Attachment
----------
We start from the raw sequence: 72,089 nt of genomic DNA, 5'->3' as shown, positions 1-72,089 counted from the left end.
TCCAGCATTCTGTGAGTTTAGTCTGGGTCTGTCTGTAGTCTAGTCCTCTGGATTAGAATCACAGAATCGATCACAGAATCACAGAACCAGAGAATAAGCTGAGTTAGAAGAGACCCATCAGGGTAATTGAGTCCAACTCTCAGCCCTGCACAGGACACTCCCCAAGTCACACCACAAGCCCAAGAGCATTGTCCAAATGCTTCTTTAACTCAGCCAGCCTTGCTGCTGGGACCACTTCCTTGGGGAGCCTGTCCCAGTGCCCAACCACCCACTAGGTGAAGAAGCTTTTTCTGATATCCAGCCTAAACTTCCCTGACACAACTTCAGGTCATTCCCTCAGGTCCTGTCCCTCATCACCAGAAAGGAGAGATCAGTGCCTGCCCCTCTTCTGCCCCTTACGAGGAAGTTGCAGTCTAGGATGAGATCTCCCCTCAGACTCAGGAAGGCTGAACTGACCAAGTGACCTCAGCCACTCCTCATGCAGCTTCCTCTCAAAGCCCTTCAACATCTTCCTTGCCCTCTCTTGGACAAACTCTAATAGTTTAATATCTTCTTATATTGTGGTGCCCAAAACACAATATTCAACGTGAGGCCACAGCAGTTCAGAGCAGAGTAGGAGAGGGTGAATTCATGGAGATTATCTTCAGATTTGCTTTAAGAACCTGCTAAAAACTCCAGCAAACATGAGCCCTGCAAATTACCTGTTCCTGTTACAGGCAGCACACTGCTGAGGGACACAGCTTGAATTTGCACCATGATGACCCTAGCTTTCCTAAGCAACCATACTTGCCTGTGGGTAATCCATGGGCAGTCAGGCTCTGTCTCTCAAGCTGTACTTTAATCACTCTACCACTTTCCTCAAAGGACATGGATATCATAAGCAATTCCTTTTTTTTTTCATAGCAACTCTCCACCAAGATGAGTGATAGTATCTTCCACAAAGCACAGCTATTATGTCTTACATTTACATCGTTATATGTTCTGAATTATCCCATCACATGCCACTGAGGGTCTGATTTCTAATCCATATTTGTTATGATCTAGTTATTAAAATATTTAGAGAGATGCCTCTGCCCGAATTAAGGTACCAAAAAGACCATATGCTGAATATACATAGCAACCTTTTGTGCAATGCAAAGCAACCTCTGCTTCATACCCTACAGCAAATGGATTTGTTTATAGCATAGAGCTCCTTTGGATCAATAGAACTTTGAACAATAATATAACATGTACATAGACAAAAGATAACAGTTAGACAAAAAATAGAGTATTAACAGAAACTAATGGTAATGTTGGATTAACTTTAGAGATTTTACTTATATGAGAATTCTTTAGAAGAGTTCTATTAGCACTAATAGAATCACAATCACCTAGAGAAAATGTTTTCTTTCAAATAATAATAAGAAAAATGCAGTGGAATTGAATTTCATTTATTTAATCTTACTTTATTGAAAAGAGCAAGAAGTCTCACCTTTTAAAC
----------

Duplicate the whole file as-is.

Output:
We start from the raw sequence: 72,089 nt of genomic DNA, 5'->3' as shown, positions 1-72,089 counted from the left end.
TCCAGCATTCTGTGAGTTTAGTCTGGGTCTGTCTGTAGTCTAGTCCTCTGGATTAGAATCACAGAATCGATCACAGAATCACAGAACCAGAGAATAAGCTGAGTTAGAAGAGACCCATCAGGGTAATTGAGTCCAACTCTCAGCCCTGCACAGGACACTCCCCAAGTCACACCACAAGCCCAAGAGCATTGTCCAAATGCTTCTTTAACTCAGCCAGCCTTGCTGCTGGGACCACTTCCTTGGGGAGCCTGTCCCAGTGCCCAACCACCCACTAGGTGAAGAAGCTTTTTCTGATATCCAGCCTAAACTTCCCTGACACAACTTCAGGTCATTCCCTCAGGTCCTGTCCCTCATCACCAGAAAGGAGAGATCAGTGCCTGCCCCTCTTCTGCCCCTTACGAGGAAGTTGCAGTCTAGGATGAGATCTCCCCTCAGACTCAGGAAGGCTGAACTGACCAAGTGACCTCAGCCACTCCTCATGCAGCTTCCTCTCAAAGCCCTTCAACATCTTCCTTGCCCTCTCTTGGACAAACTCTAATAGTTTAATATCTTCTTATATTGTGGTGCCCAAAACACAATATTCAACGTGAGGCCACAGCAGTTCAGAGCAGAGTAGGAGAGGGTGAATTCATGGAGATTATCTTCAGATTTGCTTTAAGAACCTGCTAAAAACTCCAGCAAACATGAGCCCTGCAAATTACCTGTTCCTGTTACAGGCAGCACACTGCTGAGGGACACAGCTTGAATTTGCACCATGATGACCCTAGCTTTCCTAAGCAACCATACTTGCCTGTGGGTAATCCATGGGCAGTCAGGCTCTGTCTCTCAAGCTGTACTTTAATCACTCTACCACTTTCCTCAAAGGACATGGATATCATAAGCAATTCCTTTTTTTTTTCATAGCAACTCTCCACCAAGATGAGTGATAGTATCTTCCACAAAGCACAGCTATTATGTCTTACATTTACATCGTTATATGTTCTGAATTATCCCATCACATGCCACTGAGGGTCTGATTTCTAATCCATATTTGTTATGATCTAGTTATTAAAATATTTAGAGAGATGCCTCTGCCCGAATTAAGGTACCAAAAAGACCATATGCTGAATATACATAGCAACCTTTTGTGCAATGCAAAGCAACCTCTGCTTCATACCCTACAGCAAATGGATTTGTTTATAGCATAGAGCTCCTTTGGATCAATAGAACTTTGAACAATAATATAACATGTACATAGACAAAAGATAACAGTTAGACAAAAAATAGAGTATTAACAGAAACTAATGGTAATGTTGGATTAACTTTAGAGATTTTACTTATATGAGAATTCTTTAGAAGAGTTCTATTAGCACTAATAGAATCACAATCACCTAGAGAAAATGTTTTCTTTCAAATAATAATAAGAAAAATGCAGTGGAATTGAATTTCATTTATTTAATCTTACTTTATTGAAAAGAGCAAGAAGTCTCACCTTTTAAAC